Mix a feeble crop of free-agent starters with a never-ending need for pitching throughout baseball and what happens?
Average pitchers sign ridiculous contracts, and teams like the Milwaukee Brewers are left with the decision of taking a risk by shelling out big money or staying patient.
This offseason, Brewers general manager Doug Melvin's decision has been pretty easy. With the club looking to trim payroll from 97.6 million to somewhere in the 80 million range, Melvin's hands were tied, especially since recent deals with Jeff Suppan and Randy Wolf leave him hesitant to commit more than two years to an older pitcher.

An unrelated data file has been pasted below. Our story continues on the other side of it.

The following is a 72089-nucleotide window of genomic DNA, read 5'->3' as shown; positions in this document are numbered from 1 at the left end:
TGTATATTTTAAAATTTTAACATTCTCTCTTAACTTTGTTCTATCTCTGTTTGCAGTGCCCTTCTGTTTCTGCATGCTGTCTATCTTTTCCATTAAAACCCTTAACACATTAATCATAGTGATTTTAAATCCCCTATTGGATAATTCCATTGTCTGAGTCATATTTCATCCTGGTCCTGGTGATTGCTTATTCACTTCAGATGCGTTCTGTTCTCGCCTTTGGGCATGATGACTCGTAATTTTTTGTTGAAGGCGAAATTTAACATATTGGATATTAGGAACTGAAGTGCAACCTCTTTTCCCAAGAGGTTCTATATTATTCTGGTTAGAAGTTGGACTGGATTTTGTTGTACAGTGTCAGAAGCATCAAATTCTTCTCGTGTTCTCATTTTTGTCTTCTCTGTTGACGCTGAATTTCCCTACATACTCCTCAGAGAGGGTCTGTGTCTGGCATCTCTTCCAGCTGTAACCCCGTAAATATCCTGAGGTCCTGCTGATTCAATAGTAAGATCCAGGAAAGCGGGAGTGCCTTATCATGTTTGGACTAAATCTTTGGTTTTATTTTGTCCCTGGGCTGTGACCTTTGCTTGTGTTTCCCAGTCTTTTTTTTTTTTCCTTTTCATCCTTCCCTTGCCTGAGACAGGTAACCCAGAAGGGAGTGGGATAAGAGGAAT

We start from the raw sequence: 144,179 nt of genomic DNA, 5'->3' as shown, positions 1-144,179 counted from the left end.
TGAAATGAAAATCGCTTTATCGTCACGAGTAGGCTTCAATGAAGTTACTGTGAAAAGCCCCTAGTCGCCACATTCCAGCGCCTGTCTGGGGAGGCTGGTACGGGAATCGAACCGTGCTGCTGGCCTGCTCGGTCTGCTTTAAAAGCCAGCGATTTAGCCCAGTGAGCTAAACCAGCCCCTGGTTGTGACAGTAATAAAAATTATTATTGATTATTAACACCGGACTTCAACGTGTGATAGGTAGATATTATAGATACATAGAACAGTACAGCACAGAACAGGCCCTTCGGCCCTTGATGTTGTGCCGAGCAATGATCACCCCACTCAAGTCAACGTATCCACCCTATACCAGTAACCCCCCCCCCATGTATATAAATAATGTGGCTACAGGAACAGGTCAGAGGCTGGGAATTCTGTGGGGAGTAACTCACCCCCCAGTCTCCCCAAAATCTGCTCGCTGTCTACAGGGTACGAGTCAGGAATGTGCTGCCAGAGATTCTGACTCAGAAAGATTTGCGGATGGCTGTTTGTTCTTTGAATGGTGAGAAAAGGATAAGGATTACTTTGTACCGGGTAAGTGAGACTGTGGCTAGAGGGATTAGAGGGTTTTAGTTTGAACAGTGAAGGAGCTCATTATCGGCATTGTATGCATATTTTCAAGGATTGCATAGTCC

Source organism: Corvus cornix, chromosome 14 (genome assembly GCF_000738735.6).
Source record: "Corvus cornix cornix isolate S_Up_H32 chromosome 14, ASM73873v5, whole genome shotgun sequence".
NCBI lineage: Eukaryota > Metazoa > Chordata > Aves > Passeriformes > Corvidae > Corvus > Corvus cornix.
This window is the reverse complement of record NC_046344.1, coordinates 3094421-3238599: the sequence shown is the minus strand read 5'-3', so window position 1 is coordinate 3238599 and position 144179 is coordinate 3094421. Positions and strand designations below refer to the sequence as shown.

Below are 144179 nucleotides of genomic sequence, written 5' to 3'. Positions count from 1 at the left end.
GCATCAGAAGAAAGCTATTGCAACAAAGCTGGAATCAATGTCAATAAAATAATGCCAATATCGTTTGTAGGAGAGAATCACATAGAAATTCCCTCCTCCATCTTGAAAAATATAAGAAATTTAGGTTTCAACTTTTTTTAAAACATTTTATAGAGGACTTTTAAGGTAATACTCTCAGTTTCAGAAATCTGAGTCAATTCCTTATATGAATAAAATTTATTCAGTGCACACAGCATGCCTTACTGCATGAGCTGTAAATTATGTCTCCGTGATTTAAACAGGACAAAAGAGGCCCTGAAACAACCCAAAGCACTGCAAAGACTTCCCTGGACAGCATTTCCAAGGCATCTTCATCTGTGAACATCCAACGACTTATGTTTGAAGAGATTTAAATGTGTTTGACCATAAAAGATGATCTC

Of course he could have made an offer to a veteran such as Ryan Dempster, but it wasn't going to be nearly as competitive as the two-year, 26.5 million deal the right-hander eventually took with the Boston Red Sox. With plenty of young pitching talent on the current roster, signing a top-line starter at a premium price simply wouldn't have been a smar...